AGA Auto Glass Certification Program
Auto Glass Certification, is this what the Australian windscreen industry really requires, or perhaps just an ethical clean up?
You should be aware that in Australia the auto glass industry is unregulated. This means anyone experienced or otherwise can subscribe to a network as a contractor and practice auto glass replacement. So how does the unsuspecting public know if they can trust the repairer they selected. In addition, how do they know if they can trust a repairer that their insurance group has selected for them?
The Auto Glass Association
The Auto glass Association (AGA) was formed in 2013 in an attempt to clean up the industry, in their own words “to lift the standards of the windscreen industry”.
The AGA consists of several large corporations and a mix of smaller local independent auto glass companies. In many cases the smaller repairers contract to the larger ones. In addition, the AGA has several product suppliers that pay an $8k+ fee for a seat on the committee. The AGA proposes that the auto glass industry requires direction and certification and with their guidance the auto glass industry will be a better place to work, and a safer for the motorist to shop.
AGA Proposed Auto Glass Certification
After several years of operation how is the AGA doing and more importantly how are the members/motorists benefiting? The AGA proposes that by implementing an “Auto Glazier Certification Program” the industry will be sanitized of poor quality workmanship. However, this requires every technician to attend TAFE to study modules based on the fundamentals of auto glazing. (Cert II Auto Glazing)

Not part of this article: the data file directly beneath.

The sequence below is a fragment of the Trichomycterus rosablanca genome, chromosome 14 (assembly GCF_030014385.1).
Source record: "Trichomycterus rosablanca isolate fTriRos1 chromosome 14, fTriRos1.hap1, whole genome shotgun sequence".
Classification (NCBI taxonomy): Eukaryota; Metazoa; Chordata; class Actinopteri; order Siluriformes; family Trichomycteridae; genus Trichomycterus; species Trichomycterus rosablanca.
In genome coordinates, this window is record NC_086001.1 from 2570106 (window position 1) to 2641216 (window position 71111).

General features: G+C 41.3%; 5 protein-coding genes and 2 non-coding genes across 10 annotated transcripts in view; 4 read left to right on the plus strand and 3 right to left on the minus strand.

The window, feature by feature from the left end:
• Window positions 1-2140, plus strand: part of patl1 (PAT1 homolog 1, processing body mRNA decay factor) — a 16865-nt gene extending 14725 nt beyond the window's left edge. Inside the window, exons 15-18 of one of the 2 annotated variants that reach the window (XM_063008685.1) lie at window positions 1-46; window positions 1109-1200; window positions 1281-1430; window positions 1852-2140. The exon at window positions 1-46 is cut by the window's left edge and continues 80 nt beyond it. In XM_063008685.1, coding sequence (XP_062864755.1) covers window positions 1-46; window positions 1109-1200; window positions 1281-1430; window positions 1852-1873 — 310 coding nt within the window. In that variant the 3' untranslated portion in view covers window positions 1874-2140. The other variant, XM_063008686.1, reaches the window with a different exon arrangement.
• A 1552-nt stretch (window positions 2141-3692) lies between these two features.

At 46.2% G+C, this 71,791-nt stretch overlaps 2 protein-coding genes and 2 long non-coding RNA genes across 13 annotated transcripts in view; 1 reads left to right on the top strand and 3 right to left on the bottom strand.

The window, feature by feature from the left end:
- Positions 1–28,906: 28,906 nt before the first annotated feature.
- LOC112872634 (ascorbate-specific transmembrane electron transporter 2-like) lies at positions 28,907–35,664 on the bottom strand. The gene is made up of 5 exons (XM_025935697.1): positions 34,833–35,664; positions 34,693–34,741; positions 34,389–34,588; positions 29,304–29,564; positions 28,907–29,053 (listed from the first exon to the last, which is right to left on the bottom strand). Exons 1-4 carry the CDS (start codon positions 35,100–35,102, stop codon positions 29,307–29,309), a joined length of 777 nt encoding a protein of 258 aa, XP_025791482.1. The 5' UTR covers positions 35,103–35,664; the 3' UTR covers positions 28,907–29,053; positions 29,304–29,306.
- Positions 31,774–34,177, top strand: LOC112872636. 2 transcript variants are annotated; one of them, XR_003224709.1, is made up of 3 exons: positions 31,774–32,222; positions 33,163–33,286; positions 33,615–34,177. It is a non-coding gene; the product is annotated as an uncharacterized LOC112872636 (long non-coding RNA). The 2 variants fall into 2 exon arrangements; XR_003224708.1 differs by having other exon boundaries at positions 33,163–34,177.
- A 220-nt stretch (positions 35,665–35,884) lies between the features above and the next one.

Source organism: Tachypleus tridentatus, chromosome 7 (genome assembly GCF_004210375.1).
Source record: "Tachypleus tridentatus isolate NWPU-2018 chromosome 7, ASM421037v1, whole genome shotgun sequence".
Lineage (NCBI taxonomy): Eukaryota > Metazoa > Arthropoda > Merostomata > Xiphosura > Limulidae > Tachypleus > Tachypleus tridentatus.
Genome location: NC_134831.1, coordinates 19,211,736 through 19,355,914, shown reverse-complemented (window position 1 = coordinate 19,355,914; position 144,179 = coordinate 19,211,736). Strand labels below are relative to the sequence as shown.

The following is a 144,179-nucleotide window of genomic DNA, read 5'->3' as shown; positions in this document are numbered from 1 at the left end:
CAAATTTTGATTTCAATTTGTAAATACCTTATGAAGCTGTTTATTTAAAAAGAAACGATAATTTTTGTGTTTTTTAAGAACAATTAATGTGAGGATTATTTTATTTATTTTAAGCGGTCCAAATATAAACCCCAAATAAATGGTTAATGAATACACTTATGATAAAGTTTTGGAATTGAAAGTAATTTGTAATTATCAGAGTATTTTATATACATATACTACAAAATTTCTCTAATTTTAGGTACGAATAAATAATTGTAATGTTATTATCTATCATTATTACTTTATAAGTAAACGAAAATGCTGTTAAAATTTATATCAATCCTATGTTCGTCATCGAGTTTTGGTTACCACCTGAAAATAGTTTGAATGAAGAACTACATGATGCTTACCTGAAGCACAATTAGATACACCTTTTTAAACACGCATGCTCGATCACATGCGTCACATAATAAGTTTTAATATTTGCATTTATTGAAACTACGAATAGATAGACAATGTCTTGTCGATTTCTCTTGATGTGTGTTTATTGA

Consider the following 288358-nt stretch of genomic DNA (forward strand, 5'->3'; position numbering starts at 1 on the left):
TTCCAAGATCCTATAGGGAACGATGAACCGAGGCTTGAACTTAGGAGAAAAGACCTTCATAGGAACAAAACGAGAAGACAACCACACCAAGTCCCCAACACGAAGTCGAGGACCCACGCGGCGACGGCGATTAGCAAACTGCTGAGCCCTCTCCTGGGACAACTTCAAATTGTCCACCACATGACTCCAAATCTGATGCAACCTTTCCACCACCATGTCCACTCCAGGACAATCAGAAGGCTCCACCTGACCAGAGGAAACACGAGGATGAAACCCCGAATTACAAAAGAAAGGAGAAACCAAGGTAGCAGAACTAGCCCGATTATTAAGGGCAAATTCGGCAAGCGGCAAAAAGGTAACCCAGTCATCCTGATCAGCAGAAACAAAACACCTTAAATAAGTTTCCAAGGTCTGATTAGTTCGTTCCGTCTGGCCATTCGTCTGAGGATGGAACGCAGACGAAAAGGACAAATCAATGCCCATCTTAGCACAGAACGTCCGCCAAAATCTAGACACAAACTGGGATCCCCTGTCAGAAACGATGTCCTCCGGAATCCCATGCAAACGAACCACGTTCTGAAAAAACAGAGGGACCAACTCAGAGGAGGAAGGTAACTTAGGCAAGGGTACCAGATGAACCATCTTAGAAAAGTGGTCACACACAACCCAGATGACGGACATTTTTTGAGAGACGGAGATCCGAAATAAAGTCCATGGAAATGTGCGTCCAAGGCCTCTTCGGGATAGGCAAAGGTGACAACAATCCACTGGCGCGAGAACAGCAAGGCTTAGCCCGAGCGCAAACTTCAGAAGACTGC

At a glance this seems like a fair proposal, so why would I want to question it? Many of the auto glass technicians operating their own business today have been doing so for many years. In fact, I’m yet to meet any that have been installing auto glass for less than 10 years. With this in mind, what could be learnt from a fundamentals of auto glass at TAFE. The course is only a Certificate II. Put simply, the course will teach a novice how to remove, prepare and install a basic windscreen. With that said, I think we could all agree any technician with more than a months service is already doing this.
Now you may be thinking, “Well, it can’t do any harm, so why not enroll in TAFE anyway?” There are many reasons and I will point out a few.
Expense. These programs cost many thousands of dollars and for what in return? The certificates obtained are fundamental, only a level or two above a basic public school certificate and at the time of this original writing had zero industry recognition. Then there is your time, many hours that could have been better served being productive elsewhere. What about the principle? Why would you spend your time and money to study a course that has zero value. Finally after you have invested all the time and money into your staff, whats to stop them going to your competitor down the road because they offered $1 per hour more.